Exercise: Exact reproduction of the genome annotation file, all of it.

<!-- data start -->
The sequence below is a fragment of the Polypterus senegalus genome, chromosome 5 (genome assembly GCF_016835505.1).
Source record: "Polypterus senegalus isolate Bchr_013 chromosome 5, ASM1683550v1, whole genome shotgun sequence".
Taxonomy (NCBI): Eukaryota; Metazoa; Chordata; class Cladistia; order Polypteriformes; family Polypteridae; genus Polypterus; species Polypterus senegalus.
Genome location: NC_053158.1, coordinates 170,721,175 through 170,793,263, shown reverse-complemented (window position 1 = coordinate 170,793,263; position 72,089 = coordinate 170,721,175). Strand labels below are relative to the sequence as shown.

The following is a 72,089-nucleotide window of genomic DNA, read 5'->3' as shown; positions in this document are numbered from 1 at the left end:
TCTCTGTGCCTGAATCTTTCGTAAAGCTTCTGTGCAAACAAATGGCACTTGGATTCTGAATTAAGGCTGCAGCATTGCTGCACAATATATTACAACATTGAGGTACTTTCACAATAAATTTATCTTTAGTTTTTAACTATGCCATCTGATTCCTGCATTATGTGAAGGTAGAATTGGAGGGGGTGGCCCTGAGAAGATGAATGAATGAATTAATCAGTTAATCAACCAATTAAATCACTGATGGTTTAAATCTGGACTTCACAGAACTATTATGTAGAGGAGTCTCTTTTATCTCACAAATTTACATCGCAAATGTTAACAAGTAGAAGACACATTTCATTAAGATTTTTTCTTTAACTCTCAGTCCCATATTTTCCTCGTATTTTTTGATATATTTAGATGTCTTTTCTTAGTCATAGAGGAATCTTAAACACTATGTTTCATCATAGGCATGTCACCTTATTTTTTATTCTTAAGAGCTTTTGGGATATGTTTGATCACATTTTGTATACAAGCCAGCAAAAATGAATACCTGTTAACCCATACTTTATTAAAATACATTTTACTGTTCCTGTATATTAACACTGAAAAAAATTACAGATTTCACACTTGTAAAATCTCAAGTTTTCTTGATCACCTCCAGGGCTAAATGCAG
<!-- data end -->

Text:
The sequence below is a fragment of the Polypterus senegalus genome, chromosome 5 (genome assembly GCF_016835505.1).
Source record: "Polypterus senegalus isolate Bchr_013 chromosome 5, ASM1683550v1, whole genome shotgun sequence".
Taxonomy (NCBI): Eukaryota; Metazoa; Chordata; class Cladistia; order Polypteriformes; family Polypteridae; genus Polypterus; species Polypterus senegalus.
Genome location: NC_053158.1, coordinates 170,721,175 through 170,793,263, shown reverse-complemented (window position 1 = coordinate 170,793,263; position 72,089 = coordinate 170,721,175). Strand labels below are relative to the sequence as shown.

The following is a 72,089-nucleotide window of genomic DNA, read 5'->3' as shown; positions in this document are numbered from 1 at the left end:
TCTCTGTGCCTGAATCTTTCGTAAAGCTTCTGTGCAAACAAATGGCACTTGGATTCTGAATTAAGGCTGCAGCATTGCTGCACAATATATTACAACATTGAGGTACTTTCACAATAAATTTATCTTTAGTTTTTAACTATGCCATCTGATTCCTGCATTATGTGAAGGTAGAATTGGAGGGGGTGGCCCTGAGAAGATGAATGAATGAATTAATCAGTTAATCAACCAATTAAATCACTGATGGTTTAAATCTGGACTTCACAGAACTATTATGTAGAGGAGTCTCTTTTATCTCACAAATTTACATCGCAAATGTTAACAAGTAGAAGACACATTTCATTAAGATTTTTTCTTTAACTCTCAGTCCCATATTTTCCTCGTATTTTTTGATATATTTAGATGTCTTTTCTTAGTCATAGAGGAATCTTAAACACTATGTTTCATCATAGGCATGTCACCTTATTTTTTATTCTTAAGAGCTTTTGGGATATGTTTGATCACATTTTGTATACAAGCCAGCAAAAATGAATACCTGTTAACCCATACTTTATTAAAATACATTTTACTGTTCCTGTATATTAACACTGAAAAAAATTACAGATTTCACACTTGTAAAATCTCAAGTTTTCTTGATCACCTCCAGGGCTAAATGCAG